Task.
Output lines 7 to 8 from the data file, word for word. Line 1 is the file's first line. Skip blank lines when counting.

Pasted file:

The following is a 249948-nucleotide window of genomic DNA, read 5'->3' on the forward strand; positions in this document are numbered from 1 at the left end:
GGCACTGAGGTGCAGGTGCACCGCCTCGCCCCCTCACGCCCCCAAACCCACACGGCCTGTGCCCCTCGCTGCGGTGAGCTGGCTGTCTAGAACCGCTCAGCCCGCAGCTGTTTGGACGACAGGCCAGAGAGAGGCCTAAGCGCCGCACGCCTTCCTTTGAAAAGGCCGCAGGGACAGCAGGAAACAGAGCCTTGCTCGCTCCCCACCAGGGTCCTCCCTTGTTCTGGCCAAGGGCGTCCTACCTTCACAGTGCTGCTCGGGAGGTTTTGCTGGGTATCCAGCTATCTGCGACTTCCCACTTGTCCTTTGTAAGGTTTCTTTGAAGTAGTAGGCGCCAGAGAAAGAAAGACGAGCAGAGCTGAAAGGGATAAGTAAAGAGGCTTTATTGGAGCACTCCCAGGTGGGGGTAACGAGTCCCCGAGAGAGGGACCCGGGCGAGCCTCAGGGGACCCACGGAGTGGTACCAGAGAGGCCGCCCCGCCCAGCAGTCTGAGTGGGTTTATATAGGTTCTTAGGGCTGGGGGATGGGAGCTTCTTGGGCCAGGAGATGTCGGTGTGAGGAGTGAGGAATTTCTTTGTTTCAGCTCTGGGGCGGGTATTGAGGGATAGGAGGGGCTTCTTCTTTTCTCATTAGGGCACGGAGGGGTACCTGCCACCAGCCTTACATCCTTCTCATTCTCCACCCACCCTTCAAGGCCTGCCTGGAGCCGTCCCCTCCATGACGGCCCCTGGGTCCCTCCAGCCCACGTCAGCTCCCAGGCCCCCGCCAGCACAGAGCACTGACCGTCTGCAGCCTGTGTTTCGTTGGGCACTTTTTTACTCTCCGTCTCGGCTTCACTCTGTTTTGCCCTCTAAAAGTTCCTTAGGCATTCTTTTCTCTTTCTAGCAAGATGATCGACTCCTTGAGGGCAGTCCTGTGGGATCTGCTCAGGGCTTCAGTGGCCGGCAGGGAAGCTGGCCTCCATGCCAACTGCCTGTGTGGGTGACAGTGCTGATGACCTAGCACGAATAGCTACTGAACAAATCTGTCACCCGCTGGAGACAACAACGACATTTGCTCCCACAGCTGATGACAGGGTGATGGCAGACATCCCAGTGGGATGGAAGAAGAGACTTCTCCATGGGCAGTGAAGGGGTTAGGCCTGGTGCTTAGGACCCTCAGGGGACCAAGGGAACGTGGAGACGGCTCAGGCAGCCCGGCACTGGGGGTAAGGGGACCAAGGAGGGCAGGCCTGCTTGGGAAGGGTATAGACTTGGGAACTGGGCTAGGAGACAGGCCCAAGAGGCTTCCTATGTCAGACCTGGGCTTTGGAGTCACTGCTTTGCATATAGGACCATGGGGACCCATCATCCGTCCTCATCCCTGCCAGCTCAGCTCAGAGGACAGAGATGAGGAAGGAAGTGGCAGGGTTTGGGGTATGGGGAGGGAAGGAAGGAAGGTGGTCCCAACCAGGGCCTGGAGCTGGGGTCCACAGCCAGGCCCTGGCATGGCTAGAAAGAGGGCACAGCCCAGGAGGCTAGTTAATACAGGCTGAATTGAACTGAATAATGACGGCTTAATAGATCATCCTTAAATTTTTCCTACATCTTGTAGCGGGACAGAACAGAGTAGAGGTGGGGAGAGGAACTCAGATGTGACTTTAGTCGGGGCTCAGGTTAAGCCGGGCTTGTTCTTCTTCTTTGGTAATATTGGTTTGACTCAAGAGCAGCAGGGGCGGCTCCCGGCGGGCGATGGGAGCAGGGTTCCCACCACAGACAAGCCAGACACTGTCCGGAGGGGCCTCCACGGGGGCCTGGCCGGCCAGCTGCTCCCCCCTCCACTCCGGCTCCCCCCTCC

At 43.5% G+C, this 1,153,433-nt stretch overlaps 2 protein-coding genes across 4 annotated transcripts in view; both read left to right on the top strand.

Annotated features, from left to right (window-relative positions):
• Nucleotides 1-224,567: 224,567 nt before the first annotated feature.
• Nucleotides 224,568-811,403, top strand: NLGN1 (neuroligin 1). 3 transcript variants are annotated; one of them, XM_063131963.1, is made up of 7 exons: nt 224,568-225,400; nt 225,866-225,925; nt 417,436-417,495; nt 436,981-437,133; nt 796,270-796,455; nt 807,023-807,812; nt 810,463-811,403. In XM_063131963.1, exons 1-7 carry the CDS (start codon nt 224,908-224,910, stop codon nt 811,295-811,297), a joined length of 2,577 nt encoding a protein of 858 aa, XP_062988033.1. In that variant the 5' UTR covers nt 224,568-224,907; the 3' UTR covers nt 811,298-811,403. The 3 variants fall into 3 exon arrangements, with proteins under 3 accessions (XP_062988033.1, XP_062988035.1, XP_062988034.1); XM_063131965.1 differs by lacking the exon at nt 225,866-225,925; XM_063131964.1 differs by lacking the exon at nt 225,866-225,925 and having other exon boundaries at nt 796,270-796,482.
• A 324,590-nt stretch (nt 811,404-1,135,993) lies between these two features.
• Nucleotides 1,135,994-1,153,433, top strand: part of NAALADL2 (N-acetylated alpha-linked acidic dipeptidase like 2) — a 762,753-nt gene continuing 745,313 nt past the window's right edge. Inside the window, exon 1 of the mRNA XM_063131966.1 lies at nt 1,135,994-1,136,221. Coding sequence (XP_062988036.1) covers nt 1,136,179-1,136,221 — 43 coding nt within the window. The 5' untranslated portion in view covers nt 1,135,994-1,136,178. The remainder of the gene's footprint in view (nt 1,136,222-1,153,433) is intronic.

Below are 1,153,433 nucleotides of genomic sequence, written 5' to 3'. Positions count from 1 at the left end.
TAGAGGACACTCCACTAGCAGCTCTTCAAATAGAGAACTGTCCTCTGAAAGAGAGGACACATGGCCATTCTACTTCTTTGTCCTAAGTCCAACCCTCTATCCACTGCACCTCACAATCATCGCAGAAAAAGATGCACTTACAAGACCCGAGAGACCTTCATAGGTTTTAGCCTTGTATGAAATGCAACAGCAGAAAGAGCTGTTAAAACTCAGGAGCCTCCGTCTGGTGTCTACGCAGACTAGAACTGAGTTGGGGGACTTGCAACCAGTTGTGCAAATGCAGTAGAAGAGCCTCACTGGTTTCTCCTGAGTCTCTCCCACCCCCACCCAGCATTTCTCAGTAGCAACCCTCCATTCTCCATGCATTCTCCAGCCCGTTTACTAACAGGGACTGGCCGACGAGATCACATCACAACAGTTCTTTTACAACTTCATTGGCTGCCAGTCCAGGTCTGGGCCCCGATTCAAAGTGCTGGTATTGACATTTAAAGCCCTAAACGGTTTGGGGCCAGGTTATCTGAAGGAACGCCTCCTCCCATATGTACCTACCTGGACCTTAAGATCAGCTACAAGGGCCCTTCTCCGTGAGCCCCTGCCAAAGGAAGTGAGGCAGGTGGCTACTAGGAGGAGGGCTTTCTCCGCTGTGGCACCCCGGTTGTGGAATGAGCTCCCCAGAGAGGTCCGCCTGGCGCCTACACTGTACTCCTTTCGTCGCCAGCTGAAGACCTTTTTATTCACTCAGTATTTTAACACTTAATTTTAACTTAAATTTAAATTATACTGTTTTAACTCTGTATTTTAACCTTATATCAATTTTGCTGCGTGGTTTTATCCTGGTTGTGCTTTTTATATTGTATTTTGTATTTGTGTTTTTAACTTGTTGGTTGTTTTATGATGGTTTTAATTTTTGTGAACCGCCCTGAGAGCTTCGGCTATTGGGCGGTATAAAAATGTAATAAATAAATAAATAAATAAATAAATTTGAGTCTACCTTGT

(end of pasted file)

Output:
• A 324,590-nt stretch (nt 811,404-1,135,993) lies between these two features.
• Nucleotides 1,135,994-1,153,433, top strand: part of NAALADL2 (N-acetylated alpha-linked acidic dipeptidase like 2) — a 762,753-nt gene continuing 745,313 nt past the window's right edge. Inside the window, exon 1 of the mRNA XM_063131966.1 lies at nt 1,135,994-1,136,221. Coding sequence (XP_062988036.1) covers nt 1,136,179-1,136,221 — 43 coding nt within the window. The 5' untranslated portion in view covers nt 1,135,994-1,136,178. The remainder of the gene's footprint in view (nt 1,136,222-1,153,433) is intronic.